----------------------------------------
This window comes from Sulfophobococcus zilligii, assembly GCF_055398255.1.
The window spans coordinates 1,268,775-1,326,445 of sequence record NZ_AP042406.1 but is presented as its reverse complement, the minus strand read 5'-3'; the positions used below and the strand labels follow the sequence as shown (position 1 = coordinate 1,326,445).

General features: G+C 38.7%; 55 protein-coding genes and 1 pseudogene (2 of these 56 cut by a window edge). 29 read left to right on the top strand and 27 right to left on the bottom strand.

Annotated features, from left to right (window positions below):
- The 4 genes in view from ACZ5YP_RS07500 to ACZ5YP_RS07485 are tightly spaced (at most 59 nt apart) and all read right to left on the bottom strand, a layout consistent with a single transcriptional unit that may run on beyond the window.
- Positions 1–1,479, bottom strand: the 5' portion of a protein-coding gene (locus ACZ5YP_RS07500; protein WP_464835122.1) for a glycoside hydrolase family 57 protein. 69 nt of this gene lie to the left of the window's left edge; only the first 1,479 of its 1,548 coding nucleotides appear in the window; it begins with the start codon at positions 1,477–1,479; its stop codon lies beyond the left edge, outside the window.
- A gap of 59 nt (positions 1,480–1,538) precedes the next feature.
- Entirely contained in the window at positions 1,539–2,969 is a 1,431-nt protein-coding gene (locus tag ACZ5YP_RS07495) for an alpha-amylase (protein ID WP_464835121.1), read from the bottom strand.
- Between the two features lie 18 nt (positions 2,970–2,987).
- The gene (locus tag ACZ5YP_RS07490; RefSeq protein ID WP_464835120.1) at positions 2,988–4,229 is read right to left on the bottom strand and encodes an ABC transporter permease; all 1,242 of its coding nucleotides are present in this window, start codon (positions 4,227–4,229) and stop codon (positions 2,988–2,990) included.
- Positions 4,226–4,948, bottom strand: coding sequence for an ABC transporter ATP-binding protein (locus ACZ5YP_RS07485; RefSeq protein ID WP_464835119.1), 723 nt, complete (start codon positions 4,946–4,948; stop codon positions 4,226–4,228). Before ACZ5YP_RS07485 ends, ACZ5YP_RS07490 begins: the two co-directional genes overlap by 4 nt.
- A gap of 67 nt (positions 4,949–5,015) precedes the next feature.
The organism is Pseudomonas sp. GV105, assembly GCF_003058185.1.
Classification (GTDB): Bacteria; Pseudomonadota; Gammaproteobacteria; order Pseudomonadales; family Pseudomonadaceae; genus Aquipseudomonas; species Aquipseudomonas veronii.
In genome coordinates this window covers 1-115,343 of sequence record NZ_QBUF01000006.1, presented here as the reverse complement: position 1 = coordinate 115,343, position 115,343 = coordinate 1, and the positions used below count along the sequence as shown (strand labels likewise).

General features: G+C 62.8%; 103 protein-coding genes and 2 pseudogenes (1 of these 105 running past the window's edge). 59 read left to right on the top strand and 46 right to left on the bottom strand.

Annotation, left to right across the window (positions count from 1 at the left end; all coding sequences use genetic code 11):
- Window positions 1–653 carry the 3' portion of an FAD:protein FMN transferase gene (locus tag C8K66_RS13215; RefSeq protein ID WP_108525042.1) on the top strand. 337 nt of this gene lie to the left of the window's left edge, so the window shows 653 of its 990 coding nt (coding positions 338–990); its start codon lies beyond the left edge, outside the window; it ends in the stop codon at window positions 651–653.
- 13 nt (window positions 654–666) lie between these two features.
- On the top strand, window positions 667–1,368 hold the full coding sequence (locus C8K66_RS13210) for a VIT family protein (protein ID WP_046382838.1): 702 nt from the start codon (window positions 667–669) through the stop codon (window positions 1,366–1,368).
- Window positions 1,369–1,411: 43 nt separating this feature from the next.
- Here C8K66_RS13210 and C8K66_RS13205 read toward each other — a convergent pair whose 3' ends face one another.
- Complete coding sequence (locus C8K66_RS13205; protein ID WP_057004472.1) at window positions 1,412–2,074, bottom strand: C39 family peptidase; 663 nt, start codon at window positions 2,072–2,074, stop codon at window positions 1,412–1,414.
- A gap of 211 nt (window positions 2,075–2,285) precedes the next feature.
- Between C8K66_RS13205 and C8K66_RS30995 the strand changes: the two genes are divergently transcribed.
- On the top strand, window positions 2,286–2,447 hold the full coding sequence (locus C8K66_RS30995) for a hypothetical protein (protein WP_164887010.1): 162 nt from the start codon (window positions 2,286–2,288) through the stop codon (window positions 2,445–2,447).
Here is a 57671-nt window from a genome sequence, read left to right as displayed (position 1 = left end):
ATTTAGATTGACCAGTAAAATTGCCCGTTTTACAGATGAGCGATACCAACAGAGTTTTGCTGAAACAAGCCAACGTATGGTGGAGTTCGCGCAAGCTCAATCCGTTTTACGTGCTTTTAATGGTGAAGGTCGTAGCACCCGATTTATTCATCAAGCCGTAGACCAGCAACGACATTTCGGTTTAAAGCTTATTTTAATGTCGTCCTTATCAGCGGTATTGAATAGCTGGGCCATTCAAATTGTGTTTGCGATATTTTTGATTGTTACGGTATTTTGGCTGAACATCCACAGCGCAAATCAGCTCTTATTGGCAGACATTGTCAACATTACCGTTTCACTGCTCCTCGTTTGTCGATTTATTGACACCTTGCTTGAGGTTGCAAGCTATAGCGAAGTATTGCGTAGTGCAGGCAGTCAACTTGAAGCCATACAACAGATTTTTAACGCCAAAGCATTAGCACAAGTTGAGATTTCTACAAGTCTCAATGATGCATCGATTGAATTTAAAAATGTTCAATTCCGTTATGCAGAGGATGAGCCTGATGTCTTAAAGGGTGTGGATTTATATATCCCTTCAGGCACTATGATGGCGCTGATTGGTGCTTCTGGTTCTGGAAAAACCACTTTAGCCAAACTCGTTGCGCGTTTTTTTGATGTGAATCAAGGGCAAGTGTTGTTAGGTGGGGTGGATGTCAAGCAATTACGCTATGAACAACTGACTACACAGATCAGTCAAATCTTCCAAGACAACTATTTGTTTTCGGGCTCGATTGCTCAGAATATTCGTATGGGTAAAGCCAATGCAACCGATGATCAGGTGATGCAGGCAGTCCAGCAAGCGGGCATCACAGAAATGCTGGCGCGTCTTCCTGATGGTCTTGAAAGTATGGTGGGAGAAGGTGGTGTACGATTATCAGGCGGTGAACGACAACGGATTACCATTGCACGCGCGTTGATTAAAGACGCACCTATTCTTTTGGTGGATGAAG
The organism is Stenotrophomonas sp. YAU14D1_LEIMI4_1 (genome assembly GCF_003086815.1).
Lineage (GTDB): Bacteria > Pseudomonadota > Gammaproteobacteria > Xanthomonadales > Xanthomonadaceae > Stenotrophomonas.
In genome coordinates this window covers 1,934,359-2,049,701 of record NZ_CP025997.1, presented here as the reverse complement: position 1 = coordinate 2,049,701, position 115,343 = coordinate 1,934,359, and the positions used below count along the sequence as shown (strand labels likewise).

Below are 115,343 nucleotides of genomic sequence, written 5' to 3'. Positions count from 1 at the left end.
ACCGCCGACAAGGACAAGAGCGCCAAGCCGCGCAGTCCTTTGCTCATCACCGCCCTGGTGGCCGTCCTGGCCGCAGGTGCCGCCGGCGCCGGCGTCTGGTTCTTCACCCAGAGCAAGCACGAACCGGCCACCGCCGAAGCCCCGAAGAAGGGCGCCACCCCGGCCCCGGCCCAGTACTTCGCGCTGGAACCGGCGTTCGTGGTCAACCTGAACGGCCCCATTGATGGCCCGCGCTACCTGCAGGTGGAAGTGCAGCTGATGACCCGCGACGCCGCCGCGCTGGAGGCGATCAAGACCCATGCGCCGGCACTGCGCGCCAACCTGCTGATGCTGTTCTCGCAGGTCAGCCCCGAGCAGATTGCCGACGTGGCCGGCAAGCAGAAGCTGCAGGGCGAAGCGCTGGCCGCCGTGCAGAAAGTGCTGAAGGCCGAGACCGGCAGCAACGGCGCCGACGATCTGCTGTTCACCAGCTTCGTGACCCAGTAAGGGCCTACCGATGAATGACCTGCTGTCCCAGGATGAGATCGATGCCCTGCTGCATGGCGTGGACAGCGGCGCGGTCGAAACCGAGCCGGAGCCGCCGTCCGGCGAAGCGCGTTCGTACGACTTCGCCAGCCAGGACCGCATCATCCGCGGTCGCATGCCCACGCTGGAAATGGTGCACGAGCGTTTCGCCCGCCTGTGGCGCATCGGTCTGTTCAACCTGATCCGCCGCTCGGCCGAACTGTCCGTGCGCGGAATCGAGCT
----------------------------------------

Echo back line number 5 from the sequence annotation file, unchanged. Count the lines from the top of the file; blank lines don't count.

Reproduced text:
- The 4 genes in view from ACZ5YP_RS07500 to ACZ5YP_RS07485 are tightly spaced (at most 59 nt apart) and all read right to left on the bottom strand, a layout consistent with a single transcriptional unit that may run on beyond the window.